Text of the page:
In this tutorial we describe one way to represent divisors on a smooth projective subvariety $X$ of $\PP^r$, and show methods for computing the group operations, computing the vector space of sections, and determining whether two divisors are linearly equivalent. We also construct the canonical divisor on $X$.
We consider smooth varieties only, although most of this can be extended to normal varieties. Cartier and Weil divisors on normal varieties might be the subject of a further tutorial.
Other possible future topics would be: intersection numbers, determining whether a divisor is very ample, and finding the base point locus of the divisor class.
The simplest case is when the homogeneous coordinate ring $S_X$ of $X$ satisfies the $S_2$ condition of Serre: We say that a domain $R$ is $S_2$ if every proper nonzero principal ideal has pure codimension 1 (all associated primes of the ideal are of codimension 1).
In this tutorial, we consider the case when this holds (e.g., this holds for complete intersections). In a further tutorial, we will make the necessary extensions to handle the non $S_2$case.
An example that we will use throughout is the plane cubic curve $E$, whose homogeneous coordinate ring is SE:


The sections in this tutorial are A. Representation of divisors
B. Group operations on divisors
C. Global Sections
D. Linear Equivalence
E. The canonical divisor
Let $X$ be a smooth irreducible variety. A (Weil) divisor on $X$ is an integral linear combination of irreducible subvarieties of $X$ of codimension $1$. The divisor is called effective if all the coefficients are nonnegative. To any ideal $I$ in the homogeneous coordinate ring $S_X$ of $X$ we associate the effective divisor that is the sum of the pure codimension $1$ components of $I$, each taken with the multiplicity it has in the primary decomposition of $I$.
Let $D = E  F$ be a divisor, where $E$ and $F$ are effective. Because $X$ is normal, there is a unique homogeneous ideal $I$ in $S_X$ such that $V(I) = E$, and $I$ is either $(1)$, or has pure codimension one. Similarly, there is a unique such ideal $J$ with $V(J) = F$. Our plan is to represent the divisor $D$ by the pair of ideals $(I,J)$.
This representation is not unique. If $(I,J)$ and $(I',J')$ are two pairs of ideals (such that each ideal is either $(1)$ or has pure codimension one), then $(I,J)$ and $(I',J')$ represent the same divisor iff $$sat(I J') = sat(I' J),$$ where $sat(K)$ is the saturation of $K$ (the largest ideal $L$ such that a power of the irrelevant ideal times $L$ is in $K$) Write $(I,J) \equiv (I',J')$ if $sat(I J') = sat(I' J)$.
This correspondence defines a bijection between $Div(X)$ and $\{(I,J) \mid I,J$ are homogeneous ideals in $S_X$ either trivial, or pure codim one$\}/\equiv$.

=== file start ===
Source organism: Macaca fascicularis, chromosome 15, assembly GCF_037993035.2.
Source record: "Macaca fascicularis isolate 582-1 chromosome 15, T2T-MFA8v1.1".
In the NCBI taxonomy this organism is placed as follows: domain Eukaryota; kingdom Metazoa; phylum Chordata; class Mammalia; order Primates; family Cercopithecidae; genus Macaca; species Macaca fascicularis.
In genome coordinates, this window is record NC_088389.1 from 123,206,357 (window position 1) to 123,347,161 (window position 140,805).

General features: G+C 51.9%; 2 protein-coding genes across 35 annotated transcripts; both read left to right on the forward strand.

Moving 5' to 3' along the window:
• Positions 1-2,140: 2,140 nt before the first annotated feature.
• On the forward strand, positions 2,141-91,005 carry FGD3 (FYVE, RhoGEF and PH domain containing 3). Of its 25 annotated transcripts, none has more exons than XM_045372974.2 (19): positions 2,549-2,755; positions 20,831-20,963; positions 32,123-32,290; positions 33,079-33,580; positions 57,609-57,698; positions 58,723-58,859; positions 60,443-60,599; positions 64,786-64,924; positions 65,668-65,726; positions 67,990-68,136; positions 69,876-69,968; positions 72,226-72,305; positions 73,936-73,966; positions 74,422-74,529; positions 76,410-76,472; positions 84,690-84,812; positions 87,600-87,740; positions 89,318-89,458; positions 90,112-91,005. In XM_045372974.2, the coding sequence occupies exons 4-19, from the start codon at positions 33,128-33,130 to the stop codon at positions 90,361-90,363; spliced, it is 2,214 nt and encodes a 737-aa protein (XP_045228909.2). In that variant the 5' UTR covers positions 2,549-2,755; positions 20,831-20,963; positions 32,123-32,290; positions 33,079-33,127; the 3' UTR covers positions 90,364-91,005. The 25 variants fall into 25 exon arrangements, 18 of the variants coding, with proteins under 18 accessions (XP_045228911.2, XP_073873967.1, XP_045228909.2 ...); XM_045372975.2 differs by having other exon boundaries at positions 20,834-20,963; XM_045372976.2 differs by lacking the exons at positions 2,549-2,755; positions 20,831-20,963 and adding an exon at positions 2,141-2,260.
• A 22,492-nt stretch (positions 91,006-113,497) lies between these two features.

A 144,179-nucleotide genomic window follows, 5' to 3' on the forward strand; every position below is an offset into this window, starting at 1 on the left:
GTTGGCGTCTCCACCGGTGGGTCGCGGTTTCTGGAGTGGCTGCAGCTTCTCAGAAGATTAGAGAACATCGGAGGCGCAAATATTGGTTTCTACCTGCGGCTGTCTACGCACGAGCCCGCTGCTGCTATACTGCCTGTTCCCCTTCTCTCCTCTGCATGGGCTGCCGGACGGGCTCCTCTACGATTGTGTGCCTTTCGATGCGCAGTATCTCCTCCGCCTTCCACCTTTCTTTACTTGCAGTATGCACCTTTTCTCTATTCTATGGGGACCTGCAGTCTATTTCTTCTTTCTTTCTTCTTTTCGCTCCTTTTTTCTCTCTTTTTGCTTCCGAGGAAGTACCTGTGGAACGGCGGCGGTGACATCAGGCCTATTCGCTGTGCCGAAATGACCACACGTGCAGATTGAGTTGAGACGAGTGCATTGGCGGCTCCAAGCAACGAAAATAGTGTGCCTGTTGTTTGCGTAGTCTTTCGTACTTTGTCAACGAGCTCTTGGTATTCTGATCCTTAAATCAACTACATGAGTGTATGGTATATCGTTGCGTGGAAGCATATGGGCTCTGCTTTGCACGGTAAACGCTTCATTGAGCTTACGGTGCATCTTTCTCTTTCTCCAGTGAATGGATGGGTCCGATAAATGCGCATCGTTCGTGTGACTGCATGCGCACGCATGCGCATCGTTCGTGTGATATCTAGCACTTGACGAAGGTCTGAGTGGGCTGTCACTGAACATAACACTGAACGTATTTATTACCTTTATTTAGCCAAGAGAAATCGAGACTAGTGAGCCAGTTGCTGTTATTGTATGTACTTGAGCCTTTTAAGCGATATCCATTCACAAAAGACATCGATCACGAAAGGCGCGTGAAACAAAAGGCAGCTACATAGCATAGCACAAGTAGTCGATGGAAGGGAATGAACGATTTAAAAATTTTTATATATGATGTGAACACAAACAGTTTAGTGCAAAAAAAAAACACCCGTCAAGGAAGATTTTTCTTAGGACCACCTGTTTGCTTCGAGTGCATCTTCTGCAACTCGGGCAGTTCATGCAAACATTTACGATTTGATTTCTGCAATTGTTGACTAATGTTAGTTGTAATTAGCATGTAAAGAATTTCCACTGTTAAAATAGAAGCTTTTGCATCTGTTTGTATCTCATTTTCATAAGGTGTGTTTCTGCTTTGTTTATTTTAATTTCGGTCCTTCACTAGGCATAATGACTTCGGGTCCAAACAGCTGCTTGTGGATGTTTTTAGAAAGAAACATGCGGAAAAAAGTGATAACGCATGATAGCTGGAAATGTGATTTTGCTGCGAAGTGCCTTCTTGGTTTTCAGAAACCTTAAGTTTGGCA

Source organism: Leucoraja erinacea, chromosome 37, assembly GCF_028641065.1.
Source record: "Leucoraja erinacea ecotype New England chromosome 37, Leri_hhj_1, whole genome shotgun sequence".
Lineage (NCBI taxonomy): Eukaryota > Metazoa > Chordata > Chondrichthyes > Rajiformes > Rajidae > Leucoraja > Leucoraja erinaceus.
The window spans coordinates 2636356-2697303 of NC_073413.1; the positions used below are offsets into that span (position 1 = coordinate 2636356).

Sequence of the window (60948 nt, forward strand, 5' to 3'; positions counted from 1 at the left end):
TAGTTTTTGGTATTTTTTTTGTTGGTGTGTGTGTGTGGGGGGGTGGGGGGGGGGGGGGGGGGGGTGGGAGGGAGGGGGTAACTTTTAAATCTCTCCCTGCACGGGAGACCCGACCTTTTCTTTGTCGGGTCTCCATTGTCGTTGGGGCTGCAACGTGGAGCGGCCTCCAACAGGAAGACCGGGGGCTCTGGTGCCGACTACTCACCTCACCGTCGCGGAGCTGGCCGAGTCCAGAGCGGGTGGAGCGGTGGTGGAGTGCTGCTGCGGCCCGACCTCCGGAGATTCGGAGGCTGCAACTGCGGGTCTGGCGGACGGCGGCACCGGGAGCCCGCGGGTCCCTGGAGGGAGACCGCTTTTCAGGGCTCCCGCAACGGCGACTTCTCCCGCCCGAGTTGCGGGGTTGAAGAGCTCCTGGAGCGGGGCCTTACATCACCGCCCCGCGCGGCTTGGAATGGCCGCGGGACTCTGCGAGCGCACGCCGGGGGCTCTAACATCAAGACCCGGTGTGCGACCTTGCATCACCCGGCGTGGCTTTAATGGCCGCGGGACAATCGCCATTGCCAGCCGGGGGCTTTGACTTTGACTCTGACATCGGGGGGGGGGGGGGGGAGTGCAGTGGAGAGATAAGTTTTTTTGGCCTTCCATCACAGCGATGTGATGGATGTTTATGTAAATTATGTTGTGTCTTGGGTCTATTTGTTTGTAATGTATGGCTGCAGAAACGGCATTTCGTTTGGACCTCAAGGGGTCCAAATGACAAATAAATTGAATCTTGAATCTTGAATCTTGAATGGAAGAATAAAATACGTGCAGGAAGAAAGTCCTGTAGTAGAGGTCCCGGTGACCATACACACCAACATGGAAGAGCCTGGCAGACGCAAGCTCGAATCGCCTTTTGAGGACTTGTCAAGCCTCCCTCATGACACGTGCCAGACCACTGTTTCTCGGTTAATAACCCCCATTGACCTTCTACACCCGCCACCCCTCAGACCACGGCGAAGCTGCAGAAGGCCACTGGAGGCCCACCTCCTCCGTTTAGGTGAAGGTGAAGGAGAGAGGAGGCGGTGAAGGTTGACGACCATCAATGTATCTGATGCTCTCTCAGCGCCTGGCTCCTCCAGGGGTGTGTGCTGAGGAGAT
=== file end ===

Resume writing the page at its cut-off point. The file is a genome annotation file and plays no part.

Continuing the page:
As we will often have to saturate ideals of codimension 1, we give here the most efficient method we know, which has the additional advantage of throwing away all components not of codimension 1. That is, we define purify1S2(I), a function that takes an arbitrary ideal $I$ in a ring satisfying $S_2$, and returns the ideal which is the intersection of the codimension 1 primary components of $I$. In the next divisor tutorial (not yet written), we will write a routine purify1(I) which does not require the ring to be $S_2$.

For example, in the ring

we have

B Unfortunately at this moment the quotient code B makes this slow. Another possibility is B purify1S2 = saturation B which is (9/23/96) slightly faster (88 vs 106 sec).
Throughout this tutorial, we will treat divisors as equivalence classes of pairs, and our operations will operate on pairs. So let's define a divisor type in Macaulay2. The following declaration provides a new data type, the Divisor.

Let's write a routine to create a divisor, from either a single ideal, or a pair of ideals. (This routine should check that its arguments are pure codimension one, or trivial, and in the same ring, but we will ignore that).
Defining divisor to be a method allows us to define different versions of this routine which take different arguments.

The following allows us to define an object of class Divisor from a pair of ideals.

The following routine defines an (effective) divisor from a single ideal.

The divisors of some rational points on the elliptic curve $E$ include





Testing equality of divisors is often made simpler by having a ``normal form'' for divisors. The normal form of a divisor $D$ is $E  F$ where $E$ and $F$ are both effective and have disjoint support. It is easy to see that the normal form of $(I,J)$ is $(I:J, J:I)$.
In the following code, the expressions D\#0 and D\#1 refer to the first and second ideals in the list representing $D$. (D\#0 is the first because Macaulay2 counts everything starting from 0.)


Two pairs $(I,J), (I',J')$ define the same divisor exactly when their normal forms are equal. The following code establishes a method for testing the equality of divisors. The function "toList" converts a divisor to a list of ideals, and then we let the built in method for comparing lists take over: it compares corresponding elements.

An important point here is that the built in method for comparing two ideals used by the operator "==" succeeds even if the given generators differ. We shall later show that with R1 and {\tt R2} as above, the divisor (R1 + R2)  R1 is represented by

so that the normal form of $D$ is {\tt R2}:

and we can directly test equality by

To add divisors we multiply the corresponding ideals and then saturate. This may be coded as follows (the products are saturated in the divisor routine):

Negation is even simpler, since all we need do is exchange the two ideals. We don't use the divisor routine, since our ideals are already saturated.

Let's also include functions to compute differences and to multiply by integers.


Some arithmetic of divisors on our elliptic curve